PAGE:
Overnight Staff (2003)
From: b t
I think that overnight staff are an important and often overlooked part of any staff team. From my experience I find it much easier to practice relationship building with youth when working shifts during the day. On overnights one needs to be extremely creative with each youth as an individual. For many different reasons there is anxiety with most youth around going to bed. I think that relationship building is very key in this position to help each youth feel safe in the knowledge that you are going to be watching over them for a significant amount of time and they are totally vulnerable to you and other residents. I think that training for overnight staff is a great idea. Many of the tools tht I have used, or have seen used have been mentioned already so I will not tire everyone with those. I have been working overnights for a year and a half, every weekend while I have been in school. I have found that a light hearted sense of humour tends to calm most youth down around bedtime. This way they do not usually feel like they are being told what they have to do, but are being told what is in their best interest. I do, however think it is extremely important that higher powers within agencys and the government recognize the potentially volitile situation that overnight workers and youth are put in each night and start to fund programs to have two overnight workers. The safety of the youth may be in jeopardy if there were a staff member who was to physically or sexually harm a resident in the night. It would be extremely difficult to prove. There is also the threat of a youth making false allegations, which I have seen happen to one of my fellow staff members and is a very scary situation to find oneself in. I think that if there are always two staff on it makes for a safer environment for both staff and youth. I realize that this is very far off and will not be happening for a long time, maybe even until something terrible happens (knock on wood), but I think that we can get the ball rolling toward having two overnight staff by writing the higher powers within our field.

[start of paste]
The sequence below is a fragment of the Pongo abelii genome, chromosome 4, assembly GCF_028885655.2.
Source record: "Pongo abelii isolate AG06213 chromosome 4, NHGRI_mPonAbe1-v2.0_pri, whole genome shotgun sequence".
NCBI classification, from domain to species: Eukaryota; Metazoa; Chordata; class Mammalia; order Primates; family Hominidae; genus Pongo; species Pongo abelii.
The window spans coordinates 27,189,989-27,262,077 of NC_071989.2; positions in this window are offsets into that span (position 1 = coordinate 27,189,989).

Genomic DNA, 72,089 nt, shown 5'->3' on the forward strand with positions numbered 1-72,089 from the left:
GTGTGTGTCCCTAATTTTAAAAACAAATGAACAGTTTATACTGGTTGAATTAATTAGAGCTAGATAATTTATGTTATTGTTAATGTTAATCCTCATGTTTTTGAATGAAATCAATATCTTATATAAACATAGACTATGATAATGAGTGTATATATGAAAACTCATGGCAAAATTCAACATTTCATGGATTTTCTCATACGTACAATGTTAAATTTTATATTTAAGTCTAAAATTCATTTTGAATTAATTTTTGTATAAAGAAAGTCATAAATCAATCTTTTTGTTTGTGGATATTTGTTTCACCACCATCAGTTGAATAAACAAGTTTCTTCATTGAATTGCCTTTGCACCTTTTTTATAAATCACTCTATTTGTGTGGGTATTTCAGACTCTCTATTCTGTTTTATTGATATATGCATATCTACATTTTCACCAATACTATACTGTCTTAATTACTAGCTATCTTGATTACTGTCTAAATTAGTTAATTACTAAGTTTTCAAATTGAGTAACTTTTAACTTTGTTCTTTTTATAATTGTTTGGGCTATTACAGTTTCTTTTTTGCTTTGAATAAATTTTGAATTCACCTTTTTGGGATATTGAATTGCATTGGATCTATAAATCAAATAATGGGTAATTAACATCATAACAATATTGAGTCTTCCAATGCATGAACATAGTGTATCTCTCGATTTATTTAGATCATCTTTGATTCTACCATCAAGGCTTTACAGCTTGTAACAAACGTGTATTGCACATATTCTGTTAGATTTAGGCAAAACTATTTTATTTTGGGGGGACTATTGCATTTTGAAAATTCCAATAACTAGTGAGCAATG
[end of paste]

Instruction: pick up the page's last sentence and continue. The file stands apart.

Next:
From: Richard Matthews
I have worked in the same facility for the past 4 yrs, there has not been a time since my hiring that there has not been 2 overnight staff working. I think that this is something that is a necessary part of our job, as it helps create safety and security for both residents and Staff. As has already been suggested 2 staff on at night really clarifies situations, enables staff to be better prepared for situations that may arise, enables more growth and development and enhances relationships between colleagues as well as between residents and staff members. I am aware that not everyone works at a facility where crisis is a consistent environment for the youth, however, if there are places out there that deal with crisis on any level, there is no rational reason that one person should be expected to be responsible for all of the things that may need to be done. (Mind you this is the opinion of one staff member who works at a crisis intervention center with 7 youth ages 12-18yr old)
It baffles me that there are some agencies/facilities that have left that area of our job as a non-descript, non-evaluated issue.